Exploring the Remains of Baltimore’s Six Flags Power Plant

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Prompted by an incredible series of articles by Josh Young on ThemeParkUniversity.com, Monika and I decided to explore the remains of Six Flags Power Plant, a theme park that opened in Baltimore, Maryland in late-July 1985.

Due to a series of massive blunders on the part of Six Flags, the park was never successful. In January 1987 the park shut down and was turned into a Six Flags-run nightclub complex (P.T. Flagg’s), which was also unsuccessful. In 1990 the city kicked Six Flags out of the building for good, at which point it sat vacant for years. In 1997 it was finally bought by the Cordish Company and remodeled to include the Hard Rock Cafe, Barnes and Noble, and ESPN Zone (now Phillip’s Seafood).

I visited Six Flags Power Plant at least twice as a kid and have very fond memories of it. Unfortunately, not much remains from this ill-fated park (which, even though it was branded as a Six Flags park, had zero actual rides!). The exterior of the building remains mostly the same, but if you didn’t know any better, there would be no way to tell that this complex once housed a 4D theater, an animatronic show, two Pepper’s Ghost-filled walk-thrus (similar to Rolly Crump’s never-built Museum of the Weird), and a bunch of shops and restaurants, all designed by ex-Disney Imagineers!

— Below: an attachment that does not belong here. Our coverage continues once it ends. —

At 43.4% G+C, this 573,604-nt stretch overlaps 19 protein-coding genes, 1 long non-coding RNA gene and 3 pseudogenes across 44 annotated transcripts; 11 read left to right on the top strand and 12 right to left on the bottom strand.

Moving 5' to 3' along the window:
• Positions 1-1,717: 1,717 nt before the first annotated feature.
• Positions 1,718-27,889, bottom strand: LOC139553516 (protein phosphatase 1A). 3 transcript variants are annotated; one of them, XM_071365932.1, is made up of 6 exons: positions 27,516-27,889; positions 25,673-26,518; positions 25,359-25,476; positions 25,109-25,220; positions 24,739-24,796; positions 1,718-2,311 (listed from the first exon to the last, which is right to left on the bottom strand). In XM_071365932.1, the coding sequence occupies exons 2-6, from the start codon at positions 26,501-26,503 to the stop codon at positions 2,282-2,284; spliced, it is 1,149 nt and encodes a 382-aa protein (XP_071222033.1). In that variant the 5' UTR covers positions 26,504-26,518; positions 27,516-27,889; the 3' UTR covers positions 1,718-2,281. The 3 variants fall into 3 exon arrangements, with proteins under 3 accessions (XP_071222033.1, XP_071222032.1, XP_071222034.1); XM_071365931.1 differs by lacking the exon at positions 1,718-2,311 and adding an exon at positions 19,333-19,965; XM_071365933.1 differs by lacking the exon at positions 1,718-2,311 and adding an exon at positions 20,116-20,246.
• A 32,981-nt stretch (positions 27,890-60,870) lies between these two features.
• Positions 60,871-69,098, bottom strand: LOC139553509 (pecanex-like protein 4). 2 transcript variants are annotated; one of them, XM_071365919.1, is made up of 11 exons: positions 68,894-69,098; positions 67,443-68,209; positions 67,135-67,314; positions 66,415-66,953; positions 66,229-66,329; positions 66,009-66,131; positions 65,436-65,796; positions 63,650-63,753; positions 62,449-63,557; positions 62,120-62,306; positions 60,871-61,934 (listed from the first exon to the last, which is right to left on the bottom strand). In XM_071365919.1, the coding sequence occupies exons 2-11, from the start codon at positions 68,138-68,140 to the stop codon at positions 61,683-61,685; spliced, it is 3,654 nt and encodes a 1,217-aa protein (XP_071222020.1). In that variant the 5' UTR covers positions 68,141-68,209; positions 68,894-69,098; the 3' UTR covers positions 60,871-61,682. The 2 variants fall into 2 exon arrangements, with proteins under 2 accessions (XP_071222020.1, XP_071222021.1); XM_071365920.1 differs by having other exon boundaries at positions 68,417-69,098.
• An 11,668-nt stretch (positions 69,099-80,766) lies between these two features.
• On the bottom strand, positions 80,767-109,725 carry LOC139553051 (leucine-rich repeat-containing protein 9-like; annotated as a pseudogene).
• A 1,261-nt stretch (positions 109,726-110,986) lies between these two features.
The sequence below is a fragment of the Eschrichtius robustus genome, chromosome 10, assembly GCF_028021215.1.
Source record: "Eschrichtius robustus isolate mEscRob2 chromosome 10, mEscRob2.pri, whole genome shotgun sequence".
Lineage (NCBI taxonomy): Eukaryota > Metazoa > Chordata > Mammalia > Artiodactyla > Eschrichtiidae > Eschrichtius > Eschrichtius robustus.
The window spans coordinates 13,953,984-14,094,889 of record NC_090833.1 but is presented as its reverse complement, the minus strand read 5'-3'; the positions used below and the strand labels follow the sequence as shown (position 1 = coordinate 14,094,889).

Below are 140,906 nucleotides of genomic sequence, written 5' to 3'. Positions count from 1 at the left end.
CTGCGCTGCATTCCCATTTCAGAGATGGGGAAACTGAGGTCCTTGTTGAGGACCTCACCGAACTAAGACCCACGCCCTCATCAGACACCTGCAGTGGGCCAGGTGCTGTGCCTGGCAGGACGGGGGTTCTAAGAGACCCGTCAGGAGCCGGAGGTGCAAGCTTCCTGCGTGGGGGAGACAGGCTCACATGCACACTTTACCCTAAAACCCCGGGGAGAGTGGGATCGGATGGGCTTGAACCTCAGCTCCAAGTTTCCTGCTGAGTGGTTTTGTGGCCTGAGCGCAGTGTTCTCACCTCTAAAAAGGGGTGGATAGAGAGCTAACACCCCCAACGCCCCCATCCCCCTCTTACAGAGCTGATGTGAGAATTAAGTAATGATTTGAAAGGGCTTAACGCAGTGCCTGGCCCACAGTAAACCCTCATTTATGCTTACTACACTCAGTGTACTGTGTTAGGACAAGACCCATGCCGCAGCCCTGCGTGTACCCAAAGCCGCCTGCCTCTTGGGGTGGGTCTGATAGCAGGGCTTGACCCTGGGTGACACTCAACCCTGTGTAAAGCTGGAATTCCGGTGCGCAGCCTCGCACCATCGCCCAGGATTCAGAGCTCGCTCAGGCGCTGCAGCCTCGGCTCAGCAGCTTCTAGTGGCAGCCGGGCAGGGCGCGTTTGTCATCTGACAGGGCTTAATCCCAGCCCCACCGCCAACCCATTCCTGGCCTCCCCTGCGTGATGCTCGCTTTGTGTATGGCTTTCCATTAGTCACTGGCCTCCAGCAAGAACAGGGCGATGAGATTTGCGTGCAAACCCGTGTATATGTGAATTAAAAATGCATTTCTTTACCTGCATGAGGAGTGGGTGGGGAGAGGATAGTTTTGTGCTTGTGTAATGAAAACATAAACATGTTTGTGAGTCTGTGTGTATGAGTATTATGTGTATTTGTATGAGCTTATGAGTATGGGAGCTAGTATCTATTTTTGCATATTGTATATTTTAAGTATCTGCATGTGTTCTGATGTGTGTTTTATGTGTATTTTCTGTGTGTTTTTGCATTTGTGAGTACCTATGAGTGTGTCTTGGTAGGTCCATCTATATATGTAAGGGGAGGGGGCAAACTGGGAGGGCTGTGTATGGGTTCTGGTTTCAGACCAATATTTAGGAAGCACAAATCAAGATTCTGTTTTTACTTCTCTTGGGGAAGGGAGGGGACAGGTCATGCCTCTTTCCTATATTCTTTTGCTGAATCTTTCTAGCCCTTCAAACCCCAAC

For a complete history of the park, as well as a bunch more photos, check out Josh’s articles at

A few pictures in the video also came from:

(Lede photo credit: G. Edward Johnson http://EdwardJohnson.com/ Wikimedia Commons)